Graham Introduces Bill to Fix Asylum Loopholes
By Heather Ham-Warren | May 16, 2019
On Wednesday, Senator Lindsey Graham (R-S.C.) held a press conference to rollout legislation aimed at addressing asylum loopholes and stopping the humanitarian crisis at the border.
While specifics are slim, the legislation does include several substantial changes to the current immigration system. First, it would require migrants seeking asylum in the United States to apply at a consulate or embassy in either their home country or in Mexico. Additionally, it would override the Flores agreement by increasing the amount of time children with family members can remain in custody from 20 days to 100 days. Finally, the Senate Judiciary Committee Chairman’s bill would amend the Trafficking Victims Protections Reauthorization Act (TVPRA) to permit officials to deport unaccompanied alien minors to Central America, as is currently the case with migrant children from Canada and Mexico (contiguous countries). Lastly, it would increase funding for an additional 500 immigration judges.
The exploitation of asylum loopholes is occurring with increased frequence as individuals are presenting themselves at the border with meritless or frivolous claims. Additionally, there has been drastic increase of child abuses including kidnapping and even recycling of children, a practice which allows individuals to present themselves as family units and thus benefit from family-detention limitations.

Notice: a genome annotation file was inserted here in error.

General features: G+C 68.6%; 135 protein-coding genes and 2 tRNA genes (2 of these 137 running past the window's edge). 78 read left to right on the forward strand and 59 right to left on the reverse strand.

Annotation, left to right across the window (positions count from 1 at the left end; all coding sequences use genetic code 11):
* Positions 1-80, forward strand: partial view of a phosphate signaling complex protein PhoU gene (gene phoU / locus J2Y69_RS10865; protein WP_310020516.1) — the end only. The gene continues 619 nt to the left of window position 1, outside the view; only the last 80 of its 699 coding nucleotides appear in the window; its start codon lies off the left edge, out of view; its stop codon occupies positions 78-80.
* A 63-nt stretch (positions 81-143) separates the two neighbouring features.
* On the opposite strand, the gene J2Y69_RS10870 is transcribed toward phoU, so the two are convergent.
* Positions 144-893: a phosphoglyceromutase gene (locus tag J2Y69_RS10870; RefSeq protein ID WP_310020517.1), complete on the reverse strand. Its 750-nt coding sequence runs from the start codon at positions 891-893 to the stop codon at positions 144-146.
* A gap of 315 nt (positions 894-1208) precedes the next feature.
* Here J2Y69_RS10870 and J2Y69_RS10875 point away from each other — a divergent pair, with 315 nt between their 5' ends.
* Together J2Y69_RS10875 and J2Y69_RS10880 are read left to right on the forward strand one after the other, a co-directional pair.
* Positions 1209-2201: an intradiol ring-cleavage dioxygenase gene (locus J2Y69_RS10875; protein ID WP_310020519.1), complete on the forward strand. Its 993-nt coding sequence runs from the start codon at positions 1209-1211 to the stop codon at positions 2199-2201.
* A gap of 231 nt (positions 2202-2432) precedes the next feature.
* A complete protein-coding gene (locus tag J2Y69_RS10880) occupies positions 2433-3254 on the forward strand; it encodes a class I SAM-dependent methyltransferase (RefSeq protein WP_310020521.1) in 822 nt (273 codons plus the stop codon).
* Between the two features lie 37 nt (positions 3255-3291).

FAIR has long advocated for the reforms Senator Graham highlighted in his press conference, but other portions of the senator’s camera time were worrisome. At one point he stated, “I am willing to put other immigration ideas on the table to marry up with this.” During the question and answer portion of the event Graham mentioned several times that his legislation was only meant to serve as a conversation starter between Republicans and Democrats— even indicating that a mass amnesty (such as his DREAM Act) would likely be tacked on to his bill before it makes its way out of the Judiciary Committee.
In his Thursday remarks on immigration policy, President Trump pledged to reform the asylum process and root out abuse, which he said “strains our public school systems, our hospitals, our local shelters, using funds that we should and that have to go to elderly veterans, at-risk youth, Americans in poverty and those in genuine need of protection.”
The White House has not released its full legislative proposal, but Senator Graham—who is considered to be a close ally of the president— appears to have already dismissed Trump’s efforts. He claimed that “the White House’s plan is not designed to become law.” The White House appears to disagree with that notion and has been meeting with lawmakers in both the House of Representatives and the Senate to shore up support.